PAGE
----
“Tulsi says that one who insults Hari has their entire society and kingdom go to dust, like with what happened to Duryodhana, his family, and everyone associated with him.” (Dohavali, 67)
tulasī hari apamāna tēṁ hō'i akāja samāja |
rāja karata raja mili ga'ē sadala sakula kurūrāja ||67||
It’s funny what a little power does to people. In the case of Duryodhana, it wasn’t acquired through his own effort. He took advantage of a situation, a tragic one at that. The father of his cousins passed on, leaving the family to fend for themselves. Little did that family know that their greatest enemy would be their uncle and his sons, led by Duryodhana. The fiend usurped land that didn’t belong to him. Caught in the fever of power, he made the grave mistake of going against the Supreme Personality of Godhead. The wronged party, the Pandavas, would never think of committing such an error.
As Goswami Tulsidas points out, insulting Shri Hari leaves you and your family in the dust eventually. Duryodhana coveted land so much that he behaved sinfully at every turn. These events are described in the Mahabharata, which is an epic Vedic text. Due to its length and rich philosophy, it is often known as the fifth Veda, or branch of important knowledge passed on since time immemorial. In the Mahabharata we get a true understanding of Duryodhana’s character, which has at its foundation envy of the Supreme Lord.
The land in question belonged to the Pandavas. The father Pandu was the rightful heir to the throne, and so upon passing away his sons should have taken control. But those sons, headed by Yudhishthira, were cheated by Dhritarashtra, Pandu’s brother. Duryodhana was the leading son of Dhritarashtra and he executed many plans intended to get rid of the Pandavas. But those brothers survived each time due to their devotion to Shri Krishna, who is the same Hari mentioned by Tulsidas above.
As the events played out, war became inevitable. As one last attempt to prevent the hostilities, Shri Krishna made an overture. He visited Duryodhana to try to broker a peace deal. Duryodhana and Karna decided to try to bind Krishna, to make a fool out of Him. Of course Krishna is not of the material world. The fools are those who think that He has assumed His form, not knowing His changeless nature.
Krishna showed a partial version of His universal form in response to the pathetic attempt. This was one example where Duryodhana directly insulted the Supreme Lord. In another instance, he had the choice of either Krishna or Krishna’s army. In fighting a war, obviously you want to have more men than the other side. Therefore the choice seemed obvious to Duryodhana. Yet Arjuna, the leading warrior for the Pandavas, took Krishna immediately. The Supreme Lord had stipulated that He would not fight; He would simply give His personal presence. Arjuna understood that where there is Krishna, there is victory. Duryodhana had no desire for Krishna by his side.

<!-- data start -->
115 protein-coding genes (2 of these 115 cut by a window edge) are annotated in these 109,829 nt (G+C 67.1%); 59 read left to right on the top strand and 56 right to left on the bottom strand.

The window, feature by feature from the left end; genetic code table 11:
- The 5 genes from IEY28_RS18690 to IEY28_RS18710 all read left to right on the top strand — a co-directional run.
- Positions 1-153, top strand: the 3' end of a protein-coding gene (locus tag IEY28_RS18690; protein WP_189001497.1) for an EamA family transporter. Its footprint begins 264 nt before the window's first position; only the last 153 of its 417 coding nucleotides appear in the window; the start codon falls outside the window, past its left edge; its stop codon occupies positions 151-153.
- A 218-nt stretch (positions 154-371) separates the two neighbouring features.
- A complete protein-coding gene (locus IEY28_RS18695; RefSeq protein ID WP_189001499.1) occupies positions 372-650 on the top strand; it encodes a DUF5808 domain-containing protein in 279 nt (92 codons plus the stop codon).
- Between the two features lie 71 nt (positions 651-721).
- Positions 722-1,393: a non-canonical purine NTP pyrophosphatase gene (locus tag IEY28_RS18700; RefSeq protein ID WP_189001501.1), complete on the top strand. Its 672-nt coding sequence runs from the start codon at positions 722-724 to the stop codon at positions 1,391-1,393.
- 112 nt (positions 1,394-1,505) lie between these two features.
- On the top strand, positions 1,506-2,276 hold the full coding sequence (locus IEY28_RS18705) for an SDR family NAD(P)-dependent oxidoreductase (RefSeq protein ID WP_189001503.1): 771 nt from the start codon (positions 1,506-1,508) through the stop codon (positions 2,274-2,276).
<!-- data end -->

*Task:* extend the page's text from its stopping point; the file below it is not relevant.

The result of the war is what Tulsidas speaks of above. The entire family, what to speak of Duryodhana himself, ended up in dust. The land they treasured so much became their final fate. The Pandavas regained their kingdom, but the lesson shouldn’t be misunderstood. The Pandavas did not covet land; they fought to uphold righteousness. Death is guaranteed for every individual, so the difference between the Pandavas and Kauravas related to the sustained devotion to God.
ananyāś cintayanto māṁ
ye janāḥ paryupāsate
yoga-kṣemaṁ vahāmy aham
“But those who worship Me with devotion, meditating on My transcendental form - to them I carry what they lack and preserve what they have.” (Lord Krishna, Bhagavad-gita, 9.22)
In the Bhagavad-gita, which is found inside the Mahabharata, Krishna says that He gives the devotees what they lack and preserves what they have. The non-devotees don’t enjoy the same benefit. Duryodhana’s land was not preserved. His power also left him quickly.
One may question Krishna’s response. Is He a mean God? Why should insulting Him result in losing everything? The answer is that the reaction is built into the action. There is no divine intervention required. Duryodhana insulted the Supreme Lord in the same way that the atheist thinks that everything occurs by chance. In that mentality their first instinct is to exploit. They become so power hungry that they forget from where everything came. The mentality is what leads to their demise.
In the case of the Kauravas, the Supreme Lord was there to be consulted. They could have asked Him for advice. They could have sought His opinion on matters. They didn’t have to stay in the dark; they chose to. In this material existence, it is indeed my choice to live as I see fit. Those choices have their consequences, and in the case of the Bharata War the results are clear to see.
Independent, choice is mine,
From there consequences to find.
When Supreme Lord against going,
The lesson from Kauravas knowing.
Family, friends and kingdom to dust,
Mistake in Duryodhana to trust.
Pandavas showing the proper way,
Trusting Krishna, theirs to stay.